Posted June 13, 2018 by Administrator
Sexual harassment isn’t an issue that is unique to farming. However, the conditions common to farming present a significant number of opportunities and the victims often lack resources to make it stop. A significant portion of the problem occurs when farmers contract out their labor rather than hiring their workers directly. These farmhands are often unfamiliar with harassment laws or don’t know their rights. They also fear retaliation for speaking out so they remain silent.
How to Recognize Sexual Harassment
Sexual harassment isn’t always overt, as it can be verbal as well physical. It can occur before, during, or after working hours when a supervisor or co-worker makes unwelcome advances while operating within the scope of employment. Examples of sexual harassment include:
- Unwanted sexual commentary, jokes, written notes, or derogatory remarks of a sexual nature
- Unwanted and intentional touching of a sexual nature or on an intimate area of the body
- Wielding a position of authority to extort sexual favors in exchange for a promotion or preferential treatment
Any sexual action that creates a hostile work environment opens an employer up to a sexual harassment lawsuit.
Employers’ and Supervisors’ Obligations to Farm Workers
Any authority figure on the farm needs to take pains to avoid committing harassing behaviors as well as identify and correct inappropriate employee conduct. Supervisors who fail to put a stop to sexual harassment can be held liable in a lawsuit for tolerating offensive behavior. As such, all farming operations need to have a complaint procedure that allows victims to report harassment without fear of retribution. Employers should also include at least one female employee as a complaint receiver as many female victims don’t feel comfortable reporting to a male.
Farms should also implement clear disciplinary guidelines for sexual harassment claims. By following procedures every time, employers can eliminate the perception of discrimination or preferential treatment. Employers should also follow up on any reports of harassment to ensure it actually stops. When cases of employee sexual harassment make it to the courtroom, judges consider if the employer learned about the problem as soon as possible, how the employer addressed it, and what steps the employer took to prevent it in the future.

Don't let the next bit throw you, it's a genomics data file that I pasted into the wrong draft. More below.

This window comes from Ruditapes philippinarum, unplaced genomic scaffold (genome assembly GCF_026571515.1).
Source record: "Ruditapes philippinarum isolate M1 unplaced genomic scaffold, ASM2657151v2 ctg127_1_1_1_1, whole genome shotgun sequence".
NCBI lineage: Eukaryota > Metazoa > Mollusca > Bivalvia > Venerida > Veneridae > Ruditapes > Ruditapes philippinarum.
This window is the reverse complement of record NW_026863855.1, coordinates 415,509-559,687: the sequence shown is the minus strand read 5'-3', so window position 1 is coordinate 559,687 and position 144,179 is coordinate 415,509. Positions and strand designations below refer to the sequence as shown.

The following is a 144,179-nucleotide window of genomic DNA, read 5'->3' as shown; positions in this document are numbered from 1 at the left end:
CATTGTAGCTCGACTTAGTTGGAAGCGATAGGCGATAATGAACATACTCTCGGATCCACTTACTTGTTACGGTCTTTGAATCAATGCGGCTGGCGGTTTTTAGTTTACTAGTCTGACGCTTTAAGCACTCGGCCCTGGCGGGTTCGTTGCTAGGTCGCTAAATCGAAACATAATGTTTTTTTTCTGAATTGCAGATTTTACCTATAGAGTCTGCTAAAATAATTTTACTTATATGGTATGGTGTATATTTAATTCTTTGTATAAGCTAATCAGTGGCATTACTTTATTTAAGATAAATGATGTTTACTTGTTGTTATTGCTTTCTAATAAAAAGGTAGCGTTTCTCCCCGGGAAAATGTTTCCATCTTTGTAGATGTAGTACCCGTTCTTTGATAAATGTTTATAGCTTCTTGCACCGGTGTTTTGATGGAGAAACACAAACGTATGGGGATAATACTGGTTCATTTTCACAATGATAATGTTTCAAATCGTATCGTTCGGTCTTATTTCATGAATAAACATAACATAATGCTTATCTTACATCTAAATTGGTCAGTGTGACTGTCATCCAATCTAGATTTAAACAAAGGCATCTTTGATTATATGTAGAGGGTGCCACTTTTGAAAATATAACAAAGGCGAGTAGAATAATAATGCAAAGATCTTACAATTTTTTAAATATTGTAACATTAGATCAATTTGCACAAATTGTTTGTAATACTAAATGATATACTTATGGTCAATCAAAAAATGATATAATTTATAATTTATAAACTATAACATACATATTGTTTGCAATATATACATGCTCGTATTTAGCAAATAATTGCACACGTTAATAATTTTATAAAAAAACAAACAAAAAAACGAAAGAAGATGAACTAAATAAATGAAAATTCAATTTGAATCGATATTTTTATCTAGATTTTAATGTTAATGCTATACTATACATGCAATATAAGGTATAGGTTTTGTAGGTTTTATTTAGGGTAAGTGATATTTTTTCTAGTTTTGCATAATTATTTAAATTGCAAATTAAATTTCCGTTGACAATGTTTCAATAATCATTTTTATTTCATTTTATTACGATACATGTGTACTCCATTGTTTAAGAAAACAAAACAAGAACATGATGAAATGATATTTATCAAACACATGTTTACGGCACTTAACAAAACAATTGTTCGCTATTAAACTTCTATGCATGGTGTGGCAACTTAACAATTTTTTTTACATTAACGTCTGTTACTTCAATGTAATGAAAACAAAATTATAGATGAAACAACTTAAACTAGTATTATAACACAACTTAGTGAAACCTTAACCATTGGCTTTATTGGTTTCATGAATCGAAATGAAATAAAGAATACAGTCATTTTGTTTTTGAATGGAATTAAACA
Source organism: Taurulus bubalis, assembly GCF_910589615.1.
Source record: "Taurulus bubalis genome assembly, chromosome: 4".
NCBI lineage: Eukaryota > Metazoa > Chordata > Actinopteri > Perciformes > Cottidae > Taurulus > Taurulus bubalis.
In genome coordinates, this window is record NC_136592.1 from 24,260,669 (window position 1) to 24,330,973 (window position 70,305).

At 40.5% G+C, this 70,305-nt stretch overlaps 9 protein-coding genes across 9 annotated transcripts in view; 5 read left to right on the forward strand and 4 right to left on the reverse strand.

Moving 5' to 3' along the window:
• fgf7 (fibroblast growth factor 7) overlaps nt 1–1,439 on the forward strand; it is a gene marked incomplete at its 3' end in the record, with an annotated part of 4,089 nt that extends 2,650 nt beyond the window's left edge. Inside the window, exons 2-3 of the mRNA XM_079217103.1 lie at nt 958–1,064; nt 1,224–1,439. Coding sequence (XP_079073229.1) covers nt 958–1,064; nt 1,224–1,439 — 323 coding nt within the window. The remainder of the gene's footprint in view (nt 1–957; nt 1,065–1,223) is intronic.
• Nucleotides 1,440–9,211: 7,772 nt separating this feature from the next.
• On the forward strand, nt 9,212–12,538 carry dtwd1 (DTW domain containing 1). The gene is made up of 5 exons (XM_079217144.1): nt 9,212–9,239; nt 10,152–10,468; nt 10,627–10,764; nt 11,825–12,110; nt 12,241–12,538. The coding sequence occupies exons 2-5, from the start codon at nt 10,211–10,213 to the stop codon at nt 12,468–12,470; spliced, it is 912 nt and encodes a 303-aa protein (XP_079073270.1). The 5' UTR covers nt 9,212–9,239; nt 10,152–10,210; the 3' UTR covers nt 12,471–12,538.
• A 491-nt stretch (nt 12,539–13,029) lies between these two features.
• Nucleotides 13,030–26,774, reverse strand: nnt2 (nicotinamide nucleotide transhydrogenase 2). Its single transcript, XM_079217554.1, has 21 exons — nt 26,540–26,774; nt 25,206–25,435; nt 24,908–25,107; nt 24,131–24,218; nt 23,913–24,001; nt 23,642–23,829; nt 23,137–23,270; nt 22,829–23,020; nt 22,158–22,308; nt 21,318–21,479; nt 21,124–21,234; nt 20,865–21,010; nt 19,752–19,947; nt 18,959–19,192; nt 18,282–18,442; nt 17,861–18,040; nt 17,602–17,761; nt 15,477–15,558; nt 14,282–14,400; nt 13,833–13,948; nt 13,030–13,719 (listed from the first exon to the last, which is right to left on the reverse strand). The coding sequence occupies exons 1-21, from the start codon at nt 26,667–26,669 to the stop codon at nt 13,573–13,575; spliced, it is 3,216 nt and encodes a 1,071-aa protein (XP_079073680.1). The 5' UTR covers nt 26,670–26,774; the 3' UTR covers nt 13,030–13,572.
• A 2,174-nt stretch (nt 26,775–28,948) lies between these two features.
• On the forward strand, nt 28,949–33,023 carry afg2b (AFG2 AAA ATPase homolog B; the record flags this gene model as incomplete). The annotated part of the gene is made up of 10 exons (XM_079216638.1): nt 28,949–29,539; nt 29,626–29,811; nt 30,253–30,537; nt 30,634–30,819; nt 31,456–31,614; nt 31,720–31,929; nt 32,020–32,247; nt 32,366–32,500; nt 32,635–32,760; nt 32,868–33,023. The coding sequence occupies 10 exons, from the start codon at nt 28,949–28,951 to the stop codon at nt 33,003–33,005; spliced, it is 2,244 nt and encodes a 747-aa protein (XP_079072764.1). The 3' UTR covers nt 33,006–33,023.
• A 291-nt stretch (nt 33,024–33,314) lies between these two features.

Protecting Employees and the Farm
Farming operations accused of creating a hostile work environment due to sexual harassment can find themselves at the center of an expensive lawsuit. Farms often operate on tight budgets, and a lawsuit can be enough to shut it down permanently. While taking steps to prevent sexual harassment in the first place is key, farmers can also invest in insurance to protect themselves and their agribusiness. Contact Cline Wood to learn more.
This document is not intended to be taken as advice regarding any individual situation and should not be relied upon as such. Marsh & McLennan Agency LLC shall have no obligation to update this publication and shall have no liability to you or any other party arising out of this publication or any matter contained herein. Any statements concerning actuarial, tax, accounting or legal matters are based solely on our experience as consultants and are not to be relied upon as actuarial, accounting, tax or legal advice, for which you should consult your own professional advisors. Any modeling analytics or projections are subject to inherent uncertainty and the analysis could be materially affective if any underlying assumptions, conditions, information or factors are inaccurate or incomplete or should change.
Posted January 18, 2017 by Administrator
Maintaining a successful farm is not an easy job. Some may argue it is not a job at all, but a way of life. Unfortunately, farms face a number of threats that jeopardize farmers’ livelihood. In order to ensure a thriving farming environment, farmers need to be aware of the risks and take measures to mitigate them. The best way to do so is by investing in coverages that are uniquely tailored to the risk exposure of your area and the nature of your business.
Types of Insurance All Farmers Need
With the right insurance, farmers can remove the stress of worrying about risk factors and instead focus on the farm itself. There are four types of insurance all farmers should consider.
- Farm liability protection. This insurance protects individuals from losing their farms because of liability issues. This includes bodily injury, associated medical costs, and damage to other people’s property. It can also provide legal defense if necessary.
- Dwelling coverage. This is often part of a homeowner’s insurance policy. It provides coverage for damage to the individual’s home in the event of a disaster. Some examples include hail, windstorms, theft, and vandalism.
- Farm equipment coverage. This type of insurance offers coverage for farming equipment, materials, and machines. This insurance can provide blanket protection up to a certain dollar amount or individuals can itemize high-cost items.
- Barn insurance. Farmers purchase this type of insurance for barns and other buildings on their property. Some examples include buildings that house livestock, equipment, and so on.
By taking these necessary precautions, farmers can reduce their risk. This will allow farmers to focus more of their attention on operating their farm than worrying about what threatens it. To learn more about how insurance can improve your agribusiness, contact the experts at Cline Wood.